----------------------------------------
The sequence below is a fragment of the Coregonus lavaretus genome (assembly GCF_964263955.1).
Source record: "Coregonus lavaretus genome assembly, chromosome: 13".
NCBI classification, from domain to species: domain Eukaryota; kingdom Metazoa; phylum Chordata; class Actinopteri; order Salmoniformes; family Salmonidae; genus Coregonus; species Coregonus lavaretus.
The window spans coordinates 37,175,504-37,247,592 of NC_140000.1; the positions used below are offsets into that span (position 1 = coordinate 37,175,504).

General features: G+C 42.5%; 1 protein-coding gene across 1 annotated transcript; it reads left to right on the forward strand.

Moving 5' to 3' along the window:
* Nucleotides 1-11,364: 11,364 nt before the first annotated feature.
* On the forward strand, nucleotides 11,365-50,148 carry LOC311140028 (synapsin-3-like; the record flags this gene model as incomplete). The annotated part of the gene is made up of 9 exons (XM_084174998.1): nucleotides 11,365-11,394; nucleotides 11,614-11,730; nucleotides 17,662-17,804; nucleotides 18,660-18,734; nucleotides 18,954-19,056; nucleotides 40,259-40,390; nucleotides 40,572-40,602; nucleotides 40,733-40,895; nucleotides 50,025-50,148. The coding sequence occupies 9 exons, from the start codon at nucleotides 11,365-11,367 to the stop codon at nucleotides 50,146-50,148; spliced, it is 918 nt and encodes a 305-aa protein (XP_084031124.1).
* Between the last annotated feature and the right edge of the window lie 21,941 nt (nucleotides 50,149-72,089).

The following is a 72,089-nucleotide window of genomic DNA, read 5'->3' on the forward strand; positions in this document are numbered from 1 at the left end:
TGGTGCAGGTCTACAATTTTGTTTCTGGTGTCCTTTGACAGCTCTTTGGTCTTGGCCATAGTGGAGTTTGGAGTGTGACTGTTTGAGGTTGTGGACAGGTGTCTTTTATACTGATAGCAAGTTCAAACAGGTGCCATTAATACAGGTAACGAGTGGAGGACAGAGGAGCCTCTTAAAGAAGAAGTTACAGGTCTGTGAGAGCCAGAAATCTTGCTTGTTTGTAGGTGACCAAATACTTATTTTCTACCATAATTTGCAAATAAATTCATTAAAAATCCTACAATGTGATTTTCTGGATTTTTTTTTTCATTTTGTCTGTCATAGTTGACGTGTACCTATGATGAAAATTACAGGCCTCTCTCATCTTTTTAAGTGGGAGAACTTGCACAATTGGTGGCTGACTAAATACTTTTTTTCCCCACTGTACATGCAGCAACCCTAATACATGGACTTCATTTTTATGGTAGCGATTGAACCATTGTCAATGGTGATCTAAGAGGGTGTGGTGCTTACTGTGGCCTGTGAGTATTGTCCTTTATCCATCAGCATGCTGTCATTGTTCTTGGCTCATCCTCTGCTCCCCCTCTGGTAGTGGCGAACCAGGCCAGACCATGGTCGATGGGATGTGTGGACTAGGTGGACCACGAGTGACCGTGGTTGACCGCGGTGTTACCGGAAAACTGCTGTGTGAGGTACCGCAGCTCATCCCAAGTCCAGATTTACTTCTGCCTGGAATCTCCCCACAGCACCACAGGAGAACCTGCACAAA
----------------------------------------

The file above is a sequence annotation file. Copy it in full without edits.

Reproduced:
The sequence below is a fragment of the Coregonus lavaretus genome (assembly GCF_964263955.1).
Source record: "Coregonus lavaretus genome assembly, chromosome: 13".
NCBI classification, from domain to species: domain Eukaryota; kingdom Metazoa; phylum Chordata; class Actinopteri; order Salmoniformes; family Salmonidae; genus Coregonus; species Coregonus lavaretus.
The window spans coordinates 37,175,504-37,247,592 of NC_140000.1; the positions used below are offsets into that span (position 1 = coordinate 37,175,504).

General features: G+C 42.5%; 1 protein-coding gene across 1 annotated transcript; it reads left to right on the forward strand.

Moving 5' to 3' along the window:
* Nucleotides 1-11,364: 11,364 nt before the first annotated feature.
* On the forward strand, nucleotides 11,365-50,148 carry LOC311140028 (synapsin-3-like; the record flags this gene model as incomplete). The annotated part of the gene is made up of 9 exons (XM_084174998.1): nucleotides 11,365-11,394; nucleotides 11,614-11,730; nucleotides 17,662-17,804; nucleotides 18,660-18,734; nucleotides 18,954-19,056; nucleotides 40,259-40,390; nucleotides 40,572-40,602; nucleotides 40,733-40,895; nucleotides 50,025-50,148. The coding sequence occupies 9 exons, from the start codon at nucleotides 11,365-11,367 to the stop codon at nucleotides 50,146-50,148; spliced, it is 918 nt and encodes a 305-aa protein (XP_084031124.1).
* Between the last annotated feature and the right edge of the window lie 21,941 nt (nucleotides 50,149-72,089).

The following is a 72,089-nucleotide window of genomic DNA, read 5'->3' on the forward strand; positions in this document are numbered from 1 at the left end:
TGGTGCAGGTCTACAATTTTGTTTCTGGTGTCCTTTGACAGCTCTTTGGTCTTGGCCATAGTGGAGTTTGGAGTGTGACTGTTTGAGGTTGTGGACAGGTGTCTTTTATACTGATAGCAAGTTCAAACAGGTGCCATTAATACAGGTAACGAGTGGAGGACAGAGGAGCCTCTTAAAGAAGAAGTTACAGGTCTGTGAGAGCCAGAAATCTTGCTTGTTTGTAGGTGACCAAATACTTATTTTCTACCATAATTTGCAAATAAATTCATTAAAAATCCTACAATGTGATTTTCTGGATTTTTTTTTTCATTTTGTCTGTCATAGTTGACGTGTACCTATGATGAAAATTACAGGCCTCTCTCATCTTTTTAAGTGGGAGAACTTGCACAATTGGTGGCTGACTAAATACTTTTTTTCCCCACTGTACATGCAGCAACCCTAATACATGGACTTCATTTTTATGGTAGCGATTGAACCATTGTCAATGGTGATCTAAGAGGGTGTGGTGCTTACTGTGGCCTGTGAGTATTGTCCTTTATCCATCAGCATGCTGTCATTGTTCTTGGCTCATCCTCTGCTCCCCCTCTGGTAGTGGCGAACCAGGCCAGACCATGGTCGATGGGATGTGTGGACTAGGTGGACCACGAGTGACCGTGGTTGACCGCGGTGTTACCGGAAAACTGCTGTGTGAGGTACCGCAGCTCATCCCAAGTCCAGATTTACTTCTGCCTGGAATCTCCCCACAGCACCACAGGAGAACCTGCACAAA